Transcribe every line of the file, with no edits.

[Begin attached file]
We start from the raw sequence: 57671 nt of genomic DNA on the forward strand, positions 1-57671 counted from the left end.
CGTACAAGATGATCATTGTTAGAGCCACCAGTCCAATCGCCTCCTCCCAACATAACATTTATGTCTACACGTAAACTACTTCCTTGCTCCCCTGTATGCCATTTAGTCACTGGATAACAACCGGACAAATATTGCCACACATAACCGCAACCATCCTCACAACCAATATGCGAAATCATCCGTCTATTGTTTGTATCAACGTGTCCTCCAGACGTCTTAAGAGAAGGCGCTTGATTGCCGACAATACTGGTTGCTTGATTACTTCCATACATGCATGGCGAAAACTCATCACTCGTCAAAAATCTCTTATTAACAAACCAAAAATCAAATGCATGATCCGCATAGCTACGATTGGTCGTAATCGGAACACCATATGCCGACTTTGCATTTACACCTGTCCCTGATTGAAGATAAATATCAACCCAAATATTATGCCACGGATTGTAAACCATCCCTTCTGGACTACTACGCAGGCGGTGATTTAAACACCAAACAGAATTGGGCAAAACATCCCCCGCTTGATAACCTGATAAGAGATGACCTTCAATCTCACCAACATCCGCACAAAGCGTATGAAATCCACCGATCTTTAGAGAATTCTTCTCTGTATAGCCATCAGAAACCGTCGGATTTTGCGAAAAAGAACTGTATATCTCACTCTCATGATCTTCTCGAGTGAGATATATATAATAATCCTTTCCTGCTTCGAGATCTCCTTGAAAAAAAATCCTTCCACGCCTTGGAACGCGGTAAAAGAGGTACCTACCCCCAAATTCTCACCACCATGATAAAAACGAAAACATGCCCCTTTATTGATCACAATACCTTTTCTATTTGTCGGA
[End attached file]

We start from the raw sequence: 57671 nt of genomic DNA on the forward strand, positions 1-57671 counted from the left end.
CGTACAAGATGATCATTGTTAGAGCCACCAGTCCAATCGCCTCCTCCCAACATAACATTTATGTCTACACGTAAACTACTTCCTTGCTCCCCTGTATGCCATTTAGTCACTGGATAACAACCGGACAAATATTGCCACACATAACCGCAACCATCCTCACAACCAATATGCGAAATCATCCGTCTATTGTTTGTATCAACGTGTCCTCCAGACGTCTTAAGAGAAGGCGCTTGATTGCCGACAATACTGGTTGCTTGATTACTTCCATACATGCATGGCGAAAACTCATCACTCGTCAAAAATCTCTTATTAACAAACCAAAAATCAAATGCATGATCCGCATAGCTACGATTGGTCGTAATCGGAACACCATATGCCGACTTTGCATTTACACCTGTCCCTGATTGAAGATAAATATCAACCCAAATATTATGCCACGGATTGTAAACCATCCCTTCTGGACTACTACGCAGGCGGTGATTTAAACACCAAACAGAATTGGGCAAAACATCCCCCGCTTGATAACCTGATAAGAGATGACCTTCAATCTCACCAACATCCGCACAAAGCGTATGAAATCCACCGATCTTTAGAGAATTCTTCTCTGTATAGCCATCAGAAACCGTCGGATTTTGCGAAAAAGAACTGTATATCTCACTCTCATGATCTTCTCGAGTGAGATATATATAATAATCCTTTCCTGCTTCGAGATCTCCTTGAAAAAAAATCCTTCCACGCCTTGGAACGCGGTAAAAGAGGTACCTACCCCCAAATTCTCACCACCATGATAAAAACGAAAACATGCCCCTTTATTGATCACAATACCTTTTCTATTTGTCGGA